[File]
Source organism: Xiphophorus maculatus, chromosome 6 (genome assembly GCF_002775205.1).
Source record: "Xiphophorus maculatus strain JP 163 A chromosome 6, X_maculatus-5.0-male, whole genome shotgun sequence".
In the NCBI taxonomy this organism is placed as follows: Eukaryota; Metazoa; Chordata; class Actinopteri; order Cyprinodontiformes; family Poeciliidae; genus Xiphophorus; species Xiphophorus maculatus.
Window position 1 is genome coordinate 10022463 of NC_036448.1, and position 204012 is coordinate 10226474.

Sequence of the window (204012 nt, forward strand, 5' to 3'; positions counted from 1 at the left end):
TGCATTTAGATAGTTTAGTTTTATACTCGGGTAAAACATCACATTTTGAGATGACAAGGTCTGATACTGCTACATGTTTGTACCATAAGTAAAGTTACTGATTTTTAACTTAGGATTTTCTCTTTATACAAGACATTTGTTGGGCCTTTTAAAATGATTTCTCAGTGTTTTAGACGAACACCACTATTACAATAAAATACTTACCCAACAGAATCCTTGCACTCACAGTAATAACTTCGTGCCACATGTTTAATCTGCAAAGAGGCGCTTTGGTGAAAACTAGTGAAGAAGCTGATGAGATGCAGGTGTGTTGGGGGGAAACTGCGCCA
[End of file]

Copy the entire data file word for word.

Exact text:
Source organism: Xiphophorus maculatus, chromosome 6 (genome assembly GCF_002775205.1).
Source record: "Xiphophorus maculatus strain JP 163 A chromosome 6, X_maculatus-5.0-male, whole genome shotgun sequence".
In the NCBI taxonomy this organism is placed as follows: Eukaryota; Metazoa; Chordata; class Actinopteri; order Cyprinodontiformes; family Poeciliidae; genus Xiphophorus; species Xiphophorus maculatus.
Window position 1 is genome coordinate 10022463 of NC_036448.1, and position 204012 is coordinate 10226474.

Sequence of the window (204012 nt, forward strand, 5' to 3'; positions counted from 1 at the left end):
TGCATTTAGATAGTTTAGTTTTATACTCGGGTAAAACATCACATTTTGAGATGACAAGGTCTGATACTGCTACATGTTTGTACCATAAGTAAAGTTACTGATTTTTAACTTAGGATTTTCTCTTTATACAAGACATTTGTTGGGCCTTTTAAAATGATTTCTCAGTGTTTTAGACGAACACCACTATTACAATAAAATACTTACCCAACAGAATCCTTGCACTCACAGTAATAACTTCGTGCCACATGTTTAATCTGCAAAGAGGCGCTTTGGTGAAAACTAGTGAAGAAGCTGATGAGATGCAGGTGTGTTGGGGGGAAACTGCGCCA